Pixel Animation

  1. Created by: Nicos Livesey

    Directed by: Nicos Livesey & Tom Bunker

    Executive Producer: Harry Hill

    Producers: Posy Dixon, Dan Keefe, Nicos Livesey

    Lead 2D Animator: Blanca Martinez De Rituerto

    2D Animation: Tom Bunker, Elisa Ciocca, Anne-Lou Erambert, Duncan Gist, Dan Hamman, Nicos Livesey, James Martin, Azusa Nakagawa, Nuno Neves, Joe Sparkes, Joe Sparrow, James Turzynski

    3D Animation & Modelling: Luke Howell, Sam Munnings

    Rostrum Camera Operators: Stefan Iyapah, Michalis Livesey, Theo Nunn

    Embroidery Department: Liz Barlow, Rosy Maddison, Julia Owen, Victor Jakalfabet

    Head Of Embroidery: Jen Newman

    Interns: Daniela Alvarez, Daniel Matczak, Annalotta Pauly, Polina Sologub, Anna Streit, Lynn Yun, Jennifer Zheng

    Sound Design: Alex Pieroni

    Song: Throne "Tharsis Sleeps"

    Graphic Design: Toby Evans

    Digitzing: Tim Gomersall, Nicos Livesey

    Supported By: Brother Sewing UK

    A Lucky Features production in collaboration with Channel 4 & Dazed Digital

    Special Thanks to: Steve Bliss, Martina Bramkamp, Amy Leverton, Ebru Oz, Clapham Road Studio, Kickstarter & All Our Backers.

    Sponsored by: Bosh, Madeira Threads, Mother, Orta Anadolu, Wilcom Embroidery

    facebook.com/thronemusic
    nicoslivesey.com
    tombunker.tumblr.com/
    facebook.com/BrotherSewingUK
    facebook.com/wilcom
    facebook.com/madeirauk

    # vimeo.com/97718226 Uploaded 343K Views 96 Comments
  2. All the stars of Adult Swim in pixel graphics suitable for the modern world!

    Credits:

    Designed and animated by Ivan Dixon
    Music by Steve Larabie
    Produced by Adult Swim

    # vimeo.com/103487267 Uploaded 22.8K Views 6 Comments
  3. Another 16 bit pixel style spot from the Bell Mobility Canada campaign.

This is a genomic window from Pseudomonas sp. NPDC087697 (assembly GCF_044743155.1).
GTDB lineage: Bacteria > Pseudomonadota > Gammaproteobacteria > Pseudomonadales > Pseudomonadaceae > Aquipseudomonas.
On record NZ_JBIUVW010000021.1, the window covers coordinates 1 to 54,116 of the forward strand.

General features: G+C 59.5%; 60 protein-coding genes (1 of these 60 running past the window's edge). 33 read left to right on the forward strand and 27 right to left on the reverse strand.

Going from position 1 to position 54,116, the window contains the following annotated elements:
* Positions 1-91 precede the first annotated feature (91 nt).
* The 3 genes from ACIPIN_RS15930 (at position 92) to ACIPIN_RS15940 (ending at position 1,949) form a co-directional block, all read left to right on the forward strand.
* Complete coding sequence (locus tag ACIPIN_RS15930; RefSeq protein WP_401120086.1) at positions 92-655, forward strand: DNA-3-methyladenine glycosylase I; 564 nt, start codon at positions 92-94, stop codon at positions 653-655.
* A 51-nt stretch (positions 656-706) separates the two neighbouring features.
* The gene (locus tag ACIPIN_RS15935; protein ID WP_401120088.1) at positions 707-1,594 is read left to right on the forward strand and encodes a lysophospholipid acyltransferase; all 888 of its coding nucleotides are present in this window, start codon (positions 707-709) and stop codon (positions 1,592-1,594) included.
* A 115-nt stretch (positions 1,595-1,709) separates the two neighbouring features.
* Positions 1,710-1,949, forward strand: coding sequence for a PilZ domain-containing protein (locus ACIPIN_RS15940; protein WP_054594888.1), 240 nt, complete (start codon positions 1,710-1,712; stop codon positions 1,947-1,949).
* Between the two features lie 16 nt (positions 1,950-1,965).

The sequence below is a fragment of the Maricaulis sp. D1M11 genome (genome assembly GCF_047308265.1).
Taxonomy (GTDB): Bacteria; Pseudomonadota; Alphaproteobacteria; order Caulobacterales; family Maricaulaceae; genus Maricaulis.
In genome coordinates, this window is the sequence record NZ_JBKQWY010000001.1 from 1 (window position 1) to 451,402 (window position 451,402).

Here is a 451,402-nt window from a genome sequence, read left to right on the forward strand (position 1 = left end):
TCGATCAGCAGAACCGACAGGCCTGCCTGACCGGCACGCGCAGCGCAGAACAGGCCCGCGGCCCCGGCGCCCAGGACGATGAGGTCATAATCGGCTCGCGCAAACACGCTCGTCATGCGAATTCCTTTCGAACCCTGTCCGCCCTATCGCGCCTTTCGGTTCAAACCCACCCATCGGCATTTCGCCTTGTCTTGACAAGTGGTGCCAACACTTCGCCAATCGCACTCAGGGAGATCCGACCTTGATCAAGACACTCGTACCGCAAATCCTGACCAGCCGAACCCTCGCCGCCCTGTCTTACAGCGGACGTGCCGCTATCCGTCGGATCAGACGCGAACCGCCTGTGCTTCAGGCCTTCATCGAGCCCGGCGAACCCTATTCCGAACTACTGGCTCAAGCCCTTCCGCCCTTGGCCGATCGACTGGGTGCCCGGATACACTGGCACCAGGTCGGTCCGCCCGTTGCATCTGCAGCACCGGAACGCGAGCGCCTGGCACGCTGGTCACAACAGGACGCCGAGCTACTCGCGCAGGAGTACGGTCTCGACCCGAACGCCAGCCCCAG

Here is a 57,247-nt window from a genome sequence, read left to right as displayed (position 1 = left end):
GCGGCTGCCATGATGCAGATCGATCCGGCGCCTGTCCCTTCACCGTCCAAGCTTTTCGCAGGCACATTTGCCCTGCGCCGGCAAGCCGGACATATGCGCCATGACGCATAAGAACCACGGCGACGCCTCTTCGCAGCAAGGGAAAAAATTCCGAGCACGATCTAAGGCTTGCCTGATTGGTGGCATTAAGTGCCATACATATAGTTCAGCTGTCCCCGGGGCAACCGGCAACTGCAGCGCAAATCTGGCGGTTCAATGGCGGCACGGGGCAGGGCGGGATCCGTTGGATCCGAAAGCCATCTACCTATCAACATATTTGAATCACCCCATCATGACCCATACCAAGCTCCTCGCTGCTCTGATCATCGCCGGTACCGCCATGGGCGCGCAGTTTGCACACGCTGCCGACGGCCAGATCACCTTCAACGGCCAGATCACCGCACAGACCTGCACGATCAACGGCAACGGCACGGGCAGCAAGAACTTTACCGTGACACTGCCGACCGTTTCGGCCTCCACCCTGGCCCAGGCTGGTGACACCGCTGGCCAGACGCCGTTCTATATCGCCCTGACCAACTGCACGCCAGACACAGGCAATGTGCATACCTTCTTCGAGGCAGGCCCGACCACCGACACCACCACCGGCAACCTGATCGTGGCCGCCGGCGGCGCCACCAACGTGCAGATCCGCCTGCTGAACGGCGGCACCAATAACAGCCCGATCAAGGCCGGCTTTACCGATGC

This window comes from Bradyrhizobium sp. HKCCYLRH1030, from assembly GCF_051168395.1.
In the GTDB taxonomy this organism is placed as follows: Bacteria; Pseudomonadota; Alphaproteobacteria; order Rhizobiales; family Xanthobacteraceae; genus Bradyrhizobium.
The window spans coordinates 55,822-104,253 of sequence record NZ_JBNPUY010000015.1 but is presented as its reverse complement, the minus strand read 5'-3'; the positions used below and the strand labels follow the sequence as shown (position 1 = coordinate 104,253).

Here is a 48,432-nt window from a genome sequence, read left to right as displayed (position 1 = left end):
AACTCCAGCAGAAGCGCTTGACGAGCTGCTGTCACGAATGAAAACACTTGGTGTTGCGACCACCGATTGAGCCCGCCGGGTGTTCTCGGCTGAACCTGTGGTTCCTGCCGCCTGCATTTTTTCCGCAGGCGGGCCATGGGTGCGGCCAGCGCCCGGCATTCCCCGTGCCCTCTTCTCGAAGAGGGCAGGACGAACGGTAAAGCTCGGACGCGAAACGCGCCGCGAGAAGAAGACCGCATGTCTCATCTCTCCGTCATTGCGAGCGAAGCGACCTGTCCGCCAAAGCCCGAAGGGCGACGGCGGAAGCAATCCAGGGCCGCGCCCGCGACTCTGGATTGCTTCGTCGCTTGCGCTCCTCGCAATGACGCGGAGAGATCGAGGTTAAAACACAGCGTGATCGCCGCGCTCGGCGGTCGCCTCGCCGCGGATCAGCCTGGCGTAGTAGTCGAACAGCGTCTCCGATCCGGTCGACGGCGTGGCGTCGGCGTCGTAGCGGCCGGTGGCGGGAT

# vimeo.com/108294374 Uploaded 432 Views 1 Comment
  4. Calvin and Hobbes - “what the 16-bit video game could have been” (Sega Genesis or Atari ST version)

    (all rights reserved Bill Watterson)

    # vimeo.com/42606885 Uploaded 62K Views 10 Comments
  5. Festivals: GLAS Animation 2017, Berkeley, California / Animafest Flagey 2015, Belgium / Animafest Zagreb 2019, Croatia

    A short animated film about the weather – inspired and informed by chaos theory and Lorenz attractors, romantic landscape paintings and the minimalist polygonal look of early computer simulations.

    From inception to completion, making “The Approximate Present” took me about one and a half months of full-time work.

    The idea that emerged from the premise to make an animated short about the weather was rather simple: using the basic notion of chaos theory (the slightest variation in initial conditions will eventually lead to an unpredictably different outcome) as a narrative structure.

    For the film’s look, I knew from the outset that I wanted it to be stylized, minimal and solid (for lack of a better term), somewhat reminiscent of early flight simulators. At the same time, I strived to convey a certain sense of place and emotion, drawing inspiration from my own experiences of various weather phenomena. The way different weather conditions can completely change the appearance and mood of a landscape has always held great fascination for me – a fascination I tried to express through the film’s images as good as I could. That’s why I spent a lot of time on the lighting, colors and post-processing. For reference, I looked at romantic paintings of landscapes and dramatic, overly saturated skies and clouds, for instance those of british painter William Turner.

    Finding the right music to go with the images I envisioned was another important part of making “The Approximate Present”. After listening to what must have been hundreds of tracks, I came upon “Flicker” by Origamibiro (which they generously share on freemusicarchive.org). I immediately knew I had found the right track. Besides being a simply beautiful piece, I think it matches, or even mirrors the film’s structure really well.

    For modeling and animating, I used Cinema 4D, and After Effects for additional animation, editing, color grading and FX. The visualization of the Lorenz attractors – the butterfly-shaped lines – was generated and exported using Processing.

    Music: Origamibiro - Flicker (origamibiro.com)

    # vimeo.com/96516643 Uploaded 186K Views 100 Comments

Pixel Animation

Nathaniel Akin Plus

Give us your blocks, your cross-stitch, your 8bit 80s and 16bit video game style animation yearning to be viewed. We love the low rez. supermegapixels.com

Curated by Nathaniel Akin - find my pixel work at riotsquad.tv/style/pixel/

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